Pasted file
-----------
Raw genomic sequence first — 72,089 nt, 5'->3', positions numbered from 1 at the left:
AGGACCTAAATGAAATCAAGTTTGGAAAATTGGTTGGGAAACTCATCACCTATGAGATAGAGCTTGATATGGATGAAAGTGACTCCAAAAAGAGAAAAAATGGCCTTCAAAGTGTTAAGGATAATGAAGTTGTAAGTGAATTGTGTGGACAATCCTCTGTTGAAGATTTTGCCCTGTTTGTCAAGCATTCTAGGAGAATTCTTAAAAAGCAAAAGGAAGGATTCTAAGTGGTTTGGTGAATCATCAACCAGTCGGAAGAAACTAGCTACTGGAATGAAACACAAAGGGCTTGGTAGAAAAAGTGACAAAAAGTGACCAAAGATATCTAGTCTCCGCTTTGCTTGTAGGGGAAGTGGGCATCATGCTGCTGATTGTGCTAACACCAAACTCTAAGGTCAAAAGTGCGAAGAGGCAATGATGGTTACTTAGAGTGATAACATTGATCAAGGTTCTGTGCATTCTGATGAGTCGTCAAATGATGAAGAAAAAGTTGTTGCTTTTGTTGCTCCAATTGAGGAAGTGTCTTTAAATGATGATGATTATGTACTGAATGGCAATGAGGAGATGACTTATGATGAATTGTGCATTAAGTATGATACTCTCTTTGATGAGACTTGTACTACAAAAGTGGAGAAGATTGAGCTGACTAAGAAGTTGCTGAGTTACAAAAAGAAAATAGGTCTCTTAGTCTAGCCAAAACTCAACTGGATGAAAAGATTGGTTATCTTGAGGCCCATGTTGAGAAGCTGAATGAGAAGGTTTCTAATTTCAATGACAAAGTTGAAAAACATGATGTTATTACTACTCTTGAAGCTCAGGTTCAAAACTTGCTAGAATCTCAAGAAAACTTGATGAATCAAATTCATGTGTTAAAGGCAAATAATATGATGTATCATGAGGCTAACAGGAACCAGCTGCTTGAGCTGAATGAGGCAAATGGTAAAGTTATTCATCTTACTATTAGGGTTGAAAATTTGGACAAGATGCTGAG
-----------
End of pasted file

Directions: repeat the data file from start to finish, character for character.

Raw genomic sequence first — 72,089 nt, 5'->3', positions numbered from 1 at the left:
AGGACCTAAATGAAATCAAGTTTGGAAAATTGGTTGGGAAACTCATCACCTATGAGATAGAGCTTGATATGGATGAAAGTGACTCCAAAAAGAGAAAAAATGGCCTTCAAAGTGTTAAGGATAATGAAGTTGTAAGTGAATTGTGTGGACAATCCTCTGTTGAAGATTTTGCCCTGTTTGTCAAGCATTCTAGGAGAATTCTTAAAAAGCAAAAGGAAGGATTCTAAGTGGTTTGGTGAATCATCAACCAGTCGGAAGAAACTAGCTACTGGAATGAAACACAAAGGGCTTGGTAGAAAAAGTGACAAAAAGTGACCAAAGATATCTAGTCTCCGCTTTGCTTGTAGGGGAAGTGGGCATCATGCTGCTGATTGTGCTAACACCAAACTCTAAGGTCAAAAGTGCGAAGAGGCAATGATGGTTACTTAGAGTGATAACATTGATCAAGGTTCTGTGCATTCTGATGAGTCGTCAAATGATGAAGAAAAAGTTGTTGCTTTTGTTGCTCCAATTGAGGAAGTGTCTTTAAATGATGATGATTATGTACTGAATGGCAATGAGGAGATGACTTATGATGAATTGTGCATTAAGTATGATACTCTCTTTGATGAGACTTGTACTACAAAAGTGGAGAAGATTGAGCTGACTAAGAAGTTGCTGAGTTACAAAAAGAAAATAGGTCTCTTAGTCTAGCCAAAACTCAACTGGATGAAAAGATTGGTTATCTTGAGGCCCATGTTGAGAAGCTGAATGAGAAGGTTTCTAATTTCAATGACAAAGTTGAAAAACATGATGTTATTACTACTCTTGAAGCTCAGGTTCAAAACTTGCTAGAATCTCAAGAAAACTTGATGAATCAAATTCATGTGTTAAAGGCAAATAATATGATGTATCATGAGGCTAACAGGAACCAGCTGCTTGAGCTGAATGAGGCAAATGGTAAAGTTATTCATCTTACTATTAGGGTTGAAAATTTGGACAAGATGCTGAG